Because I was trying to understand the context in which many members of our congregations lived, he challenged me one day to go and observe one of his shifts. I had to sign a waiver stating that I was doing this of my free will and that the Detroit Police Department was not responsible if I got hurt. I was told what to do and what not to do and then the second shift began. The first few hours were monotonous patrolling. Then suddenly our car got a call. There was a man in the neighborhood that had a gun. We were the first car to arrive on the scene. My friend got out of the police car and after racking a round into the shotgun, he got everyone’s attention. I had never heard that frightening sound that a shotgun makes when it is racked. The car was searched by the other police officer and they found a loaded shotgun in their car and a couple of knives. A different car took the arrested person to the precinct while we went back to the streets that we patrolled before. There was another minor call later on in the evening. This ended my experience riding in a police car. I do not think that I will do it again! I came away from this experience with a great appreciation for our police officers who run towards danger, while the rest of us run away from it.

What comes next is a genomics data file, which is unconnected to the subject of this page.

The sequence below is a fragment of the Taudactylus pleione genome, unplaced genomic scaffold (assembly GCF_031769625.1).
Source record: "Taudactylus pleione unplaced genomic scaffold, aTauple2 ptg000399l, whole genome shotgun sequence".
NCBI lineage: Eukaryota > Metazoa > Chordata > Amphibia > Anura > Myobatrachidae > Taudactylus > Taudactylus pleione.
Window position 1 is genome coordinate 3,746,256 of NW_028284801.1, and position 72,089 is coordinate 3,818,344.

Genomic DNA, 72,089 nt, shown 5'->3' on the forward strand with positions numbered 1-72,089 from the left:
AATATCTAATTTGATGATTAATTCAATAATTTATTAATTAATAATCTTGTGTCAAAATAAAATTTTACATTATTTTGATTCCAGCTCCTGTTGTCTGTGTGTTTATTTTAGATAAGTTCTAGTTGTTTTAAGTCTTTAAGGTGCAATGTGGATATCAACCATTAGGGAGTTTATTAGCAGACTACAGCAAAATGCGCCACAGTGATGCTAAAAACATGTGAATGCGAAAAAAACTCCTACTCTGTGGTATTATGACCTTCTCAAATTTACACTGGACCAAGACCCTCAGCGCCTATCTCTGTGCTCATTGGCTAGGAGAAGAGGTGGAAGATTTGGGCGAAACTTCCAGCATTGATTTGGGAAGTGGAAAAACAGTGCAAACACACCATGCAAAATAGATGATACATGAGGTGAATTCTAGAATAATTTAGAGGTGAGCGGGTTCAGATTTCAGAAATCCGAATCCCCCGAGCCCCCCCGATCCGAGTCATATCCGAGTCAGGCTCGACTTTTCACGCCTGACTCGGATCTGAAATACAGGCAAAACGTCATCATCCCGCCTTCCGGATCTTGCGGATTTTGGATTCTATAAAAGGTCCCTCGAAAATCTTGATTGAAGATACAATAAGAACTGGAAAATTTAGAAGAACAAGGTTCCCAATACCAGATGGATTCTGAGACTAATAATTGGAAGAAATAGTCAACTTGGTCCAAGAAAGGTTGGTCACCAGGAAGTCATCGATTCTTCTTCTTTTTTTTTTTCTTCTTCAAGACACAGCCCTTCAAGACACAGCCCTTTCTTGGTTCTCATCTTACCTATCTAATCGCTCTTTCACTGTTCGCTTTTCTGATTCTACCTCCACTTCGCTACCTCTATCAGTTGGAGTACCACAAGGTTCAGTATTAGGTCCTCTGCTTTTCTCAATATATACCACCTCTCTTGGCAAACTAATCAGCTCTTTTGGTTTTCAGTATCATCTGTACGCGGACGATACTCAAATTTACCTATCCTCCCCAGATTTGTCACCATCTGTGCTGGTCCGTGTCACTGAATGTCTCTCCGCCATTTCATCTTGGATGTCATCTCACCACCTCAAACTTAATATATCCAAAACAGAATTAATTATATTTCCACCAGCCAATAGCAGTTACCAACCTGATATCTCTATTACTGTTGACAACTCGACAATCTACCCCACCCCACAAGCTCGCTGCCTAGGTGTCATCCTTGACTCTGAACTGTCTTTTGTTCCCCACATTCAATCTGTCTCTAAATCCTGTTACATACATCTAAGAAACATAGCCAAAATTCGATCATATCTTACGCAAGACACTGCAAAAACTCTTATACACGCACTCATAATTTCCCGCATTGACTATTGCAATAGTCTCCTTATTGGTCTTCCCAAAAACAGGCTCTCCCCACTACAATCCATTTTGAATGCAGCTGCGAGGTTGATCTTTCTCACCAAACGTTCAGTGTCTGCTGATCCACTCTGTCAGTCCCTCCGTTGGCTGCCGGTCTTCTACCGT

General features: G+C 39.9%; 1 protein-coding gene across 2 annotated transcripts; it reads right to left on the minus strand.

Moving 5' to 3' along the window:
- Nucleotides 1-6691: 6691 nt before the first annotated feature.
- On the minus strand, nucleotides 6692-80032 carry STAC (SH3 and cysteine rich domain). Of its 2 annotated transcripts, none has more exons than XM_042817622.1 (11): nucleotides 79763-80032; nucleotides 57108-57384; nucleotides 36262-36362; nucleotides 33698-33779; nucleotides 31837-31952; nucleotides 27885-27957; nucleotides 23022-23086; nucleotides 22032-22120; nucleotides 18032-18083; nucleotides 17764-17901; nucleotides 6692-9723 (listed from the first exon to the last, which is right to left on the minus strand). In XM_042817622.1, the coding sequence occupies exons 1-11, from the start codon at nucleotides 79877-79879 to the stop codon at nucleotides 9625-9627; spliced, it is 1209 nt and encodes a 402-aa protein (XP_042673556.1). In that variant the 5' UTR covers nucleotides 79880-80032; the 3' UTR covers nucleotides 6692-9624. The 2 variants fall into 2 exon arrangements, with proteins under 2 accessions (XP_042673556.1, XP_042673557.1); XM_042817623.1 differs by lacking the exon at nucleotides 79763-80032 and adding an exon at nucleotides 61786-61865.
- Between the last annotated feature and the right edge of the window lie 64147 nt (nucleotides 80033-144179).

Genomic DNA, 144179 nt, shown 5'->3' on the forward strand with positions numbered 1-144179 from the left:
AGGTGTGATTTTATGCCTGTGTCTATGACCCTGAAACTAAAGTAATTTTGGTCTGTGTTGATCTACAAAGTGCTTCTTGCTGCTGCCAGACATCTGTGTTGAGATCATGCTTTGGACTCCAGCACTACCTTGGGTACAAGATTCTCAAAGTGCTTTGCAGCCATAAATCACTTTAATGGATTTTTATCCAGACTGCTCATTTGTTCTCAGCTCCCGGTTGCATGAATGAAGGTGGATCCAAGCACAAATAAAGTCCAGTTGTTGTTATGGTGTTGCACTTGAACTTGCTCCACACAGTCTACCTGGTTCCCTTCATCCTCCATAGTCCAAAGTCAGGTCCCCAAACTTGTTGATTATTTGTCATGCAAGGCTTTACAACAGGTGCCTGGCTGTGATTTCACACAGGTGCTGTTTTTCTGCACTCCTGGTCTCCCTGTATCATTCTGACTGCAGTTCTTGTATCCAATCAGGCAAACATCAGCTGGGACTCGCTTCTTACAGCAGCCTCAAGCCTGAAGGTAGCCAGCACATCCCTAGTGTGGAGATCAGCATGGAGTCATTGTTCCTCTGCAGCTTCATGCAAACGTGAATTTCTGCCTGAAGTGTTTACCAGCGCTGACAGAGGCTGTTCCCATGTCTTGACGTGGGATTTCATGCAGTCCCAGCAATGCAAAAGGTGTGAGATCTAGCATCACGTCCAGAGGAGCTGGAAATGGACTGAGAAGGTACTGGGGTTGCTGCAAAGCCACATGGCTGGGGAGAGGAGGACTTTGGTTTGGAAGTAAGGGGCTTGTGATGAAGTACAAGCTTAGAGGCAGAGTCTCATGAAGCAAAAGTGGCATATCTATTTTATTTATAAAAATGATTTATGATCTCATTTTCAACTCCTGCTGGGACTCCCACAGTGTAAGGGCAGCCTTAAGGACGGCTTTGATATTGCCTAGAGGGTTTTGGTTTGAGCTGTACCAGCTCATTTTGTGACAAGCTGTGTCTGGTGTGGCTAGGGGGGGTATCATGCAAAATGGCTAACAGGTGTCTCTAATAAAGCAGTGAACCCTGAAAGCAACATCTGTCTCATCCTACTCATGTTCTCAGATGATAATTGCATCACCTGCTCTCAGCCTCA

I have lived in this area since 1990, 7 homes from the police station; therefore, I am well-known by the local police officers. However, my first month in AH did not start very well. I visited another church in the area and I was crossing First Avenue with greater speed than allowed. One of God’s chosen servants was nearby and he put his lights on and stopped me in front of the church. I took the important papers from the glove compartment and my driver’s license from my wallet. He looked at them for a while and then said, “Sir do you think that I am stupid?” I apologized profusely and told him that in no way did I think that about him. “You gave me a library card instead of your driver’s license.” The Princeton University library card had a picture on it and looked very similar to my driver’s license. When I gave him my driver’s license, he said, “Oh, you are the new minister in town.” What a great introduction!